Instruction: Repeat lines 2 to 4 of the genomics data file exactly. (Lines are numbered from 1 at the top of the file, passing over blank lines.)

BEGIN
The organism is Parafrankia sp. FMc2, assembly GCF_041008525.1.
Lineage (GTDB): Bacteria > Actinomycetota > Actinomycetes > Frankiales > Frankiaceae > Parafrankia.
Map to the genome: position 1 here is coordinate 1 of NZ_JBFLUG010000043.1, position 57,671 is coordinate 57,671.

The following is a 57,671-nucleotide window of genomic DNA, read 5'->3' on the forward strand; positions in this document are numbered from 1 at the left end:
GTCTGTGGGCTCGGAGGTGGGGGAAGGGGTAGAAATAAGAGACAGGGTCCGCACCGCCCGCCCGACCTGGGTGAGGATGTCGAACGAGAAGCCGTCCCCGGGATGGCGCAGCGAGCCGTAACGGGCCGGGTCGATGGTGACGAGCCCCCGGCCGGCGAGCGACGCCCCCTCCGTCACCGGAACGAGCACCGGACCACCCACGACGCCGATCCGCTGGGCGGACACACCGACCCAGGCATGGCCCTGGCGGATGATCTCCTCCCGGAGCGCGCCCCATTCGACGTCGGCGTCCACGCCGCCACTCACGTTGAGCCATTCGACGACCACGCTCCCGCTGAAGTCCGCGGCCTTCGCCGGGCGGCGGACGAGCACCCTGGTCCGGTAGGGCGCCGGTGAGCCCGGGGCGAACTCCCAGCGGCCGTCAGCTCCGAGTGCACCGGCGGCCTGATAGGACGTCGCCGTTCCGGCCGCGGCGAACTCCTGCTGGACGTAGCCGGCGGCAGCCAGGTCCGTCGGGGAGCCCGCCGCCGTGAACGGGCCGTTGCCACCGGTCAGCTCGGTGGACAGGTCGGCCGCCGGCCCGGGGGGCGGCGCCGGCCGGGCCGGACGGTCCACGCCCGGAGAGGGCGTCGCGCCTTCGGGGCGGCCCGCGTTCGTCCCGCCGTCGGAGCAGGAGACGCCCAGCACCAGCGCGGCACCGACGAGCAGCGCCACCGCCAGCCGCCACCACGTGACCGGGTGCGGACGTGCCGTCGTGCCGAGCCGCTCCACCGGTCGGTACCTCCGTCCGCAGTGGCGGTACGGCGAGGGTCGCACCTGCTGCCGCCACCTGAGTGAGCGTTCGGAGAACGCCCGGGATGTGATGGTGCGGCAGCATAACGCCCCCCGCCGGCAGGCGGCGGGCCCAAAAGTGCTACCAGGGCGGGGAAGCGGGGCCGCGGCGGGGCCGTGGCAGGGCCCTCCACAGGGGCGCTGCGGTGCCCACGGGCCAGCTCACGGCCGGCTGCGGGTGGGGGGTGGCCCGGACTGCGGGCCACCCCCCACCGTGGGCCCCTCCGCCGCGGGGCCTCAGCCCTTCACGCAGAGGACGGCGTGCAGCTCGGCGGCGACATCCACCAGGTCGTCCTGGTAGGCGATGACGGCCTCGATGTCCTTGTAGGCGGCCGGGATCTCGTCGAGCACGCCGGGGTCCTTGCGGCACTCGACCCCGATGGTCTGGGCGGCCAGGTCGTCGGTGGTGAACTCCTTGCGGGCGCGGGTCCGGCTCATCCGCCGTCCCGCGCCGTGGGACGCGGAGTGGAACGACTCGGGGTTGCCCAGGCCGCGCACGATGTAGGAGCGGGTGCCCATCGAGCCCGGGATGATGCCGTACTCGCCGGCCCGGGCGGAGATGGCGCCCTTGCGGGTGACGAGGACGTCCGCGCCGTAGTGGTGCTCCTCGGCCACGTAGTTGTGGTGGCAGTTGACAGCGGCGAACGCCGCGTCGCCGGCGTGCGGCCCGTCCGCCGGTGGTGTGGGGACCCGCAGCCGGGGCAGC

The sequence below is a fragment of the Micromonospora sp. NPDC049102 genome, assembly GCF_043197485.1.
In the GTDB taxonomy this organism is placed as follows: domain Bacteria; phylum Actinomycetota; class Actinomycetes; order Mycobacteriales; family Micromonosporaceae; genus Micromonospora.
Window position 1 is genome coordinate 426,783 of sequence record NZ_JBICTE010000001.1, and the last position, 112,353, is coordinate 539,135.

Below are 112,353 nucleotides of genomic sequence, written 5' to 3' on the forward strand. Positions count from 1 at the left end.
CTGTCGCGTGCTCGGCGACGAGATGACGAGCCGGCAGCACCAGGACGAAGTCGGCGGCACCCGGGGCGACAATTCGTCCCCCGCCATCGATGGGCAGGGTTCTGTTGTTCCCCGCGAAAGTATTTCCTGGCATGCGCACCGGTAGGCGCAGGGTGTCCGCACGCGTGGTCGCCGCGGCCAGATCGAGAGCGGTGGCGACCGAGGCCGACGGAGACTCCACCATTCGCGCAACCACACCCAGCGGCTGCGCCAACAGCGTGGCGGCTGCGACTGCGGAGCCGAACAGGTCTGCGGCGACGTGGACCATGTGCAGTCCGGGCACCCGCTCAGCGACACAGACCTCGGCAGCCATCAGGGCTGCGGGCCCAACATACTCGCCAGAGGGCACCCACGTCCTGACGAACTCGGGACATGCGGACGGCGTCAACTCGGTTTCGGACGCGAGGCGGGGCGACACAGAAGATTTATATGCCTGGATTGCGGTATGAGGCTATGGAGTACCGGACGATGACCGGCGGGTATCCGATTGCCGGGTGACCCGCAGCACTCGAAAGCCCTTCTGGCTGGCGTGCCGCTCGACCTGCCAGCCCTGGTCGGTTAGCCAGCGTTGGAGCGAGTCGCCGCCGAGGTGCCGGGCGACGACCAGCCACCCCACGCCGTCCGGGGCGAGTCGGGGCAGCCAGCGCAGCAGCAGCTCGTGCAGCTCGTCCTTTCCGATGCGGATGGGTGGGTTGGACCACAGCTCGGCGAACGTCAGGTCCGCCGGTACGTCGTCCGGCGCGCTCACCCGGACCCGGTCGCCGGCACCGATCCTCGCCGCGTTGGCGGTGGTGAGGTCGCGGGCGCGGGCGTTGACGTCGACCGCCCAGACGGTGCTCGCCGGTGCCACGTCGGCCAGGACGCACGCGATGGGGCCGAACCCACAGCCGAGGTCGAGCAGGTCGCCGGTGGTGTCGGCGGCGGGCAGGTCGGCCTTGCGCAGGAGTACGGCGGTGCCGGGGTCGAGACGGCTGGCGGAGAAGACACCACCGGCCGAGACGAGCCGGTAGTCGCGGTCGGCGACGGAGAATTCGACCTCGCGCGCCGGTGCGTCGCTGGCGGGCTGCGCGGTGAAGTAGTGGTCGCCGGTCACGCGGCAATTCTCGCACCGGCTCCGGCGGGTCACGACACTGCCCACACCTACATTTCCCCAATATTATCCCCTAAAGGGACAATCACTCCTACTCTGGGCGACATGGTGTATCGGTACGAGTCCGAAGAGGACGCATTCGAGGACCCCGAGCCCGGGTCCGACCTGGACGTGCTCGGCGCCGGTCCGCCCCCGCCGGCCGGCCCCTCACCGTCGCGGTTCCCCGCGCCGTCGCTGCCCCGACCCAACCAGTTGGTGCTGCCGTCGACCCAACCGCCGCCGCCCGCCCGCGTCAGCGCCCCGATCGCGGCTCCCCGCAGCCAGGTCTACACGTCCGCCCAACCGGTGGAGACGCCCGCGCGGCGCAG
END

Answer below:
Lineage (GTDB): Bacteria > Actinomycetota > Actinomycetes > Frankiales > Frankiaceae > Parafrankia.
Map to the genome: position 1 here is coordinate 1 of NZ_JBFLUG010000043.1, position 57,671 is coordinate 57,671.

The following is a 57,671-nucleotide window of genomic DNA, read 5'->3' on the forward strand; positions in this document are numbered from 1 at the left end: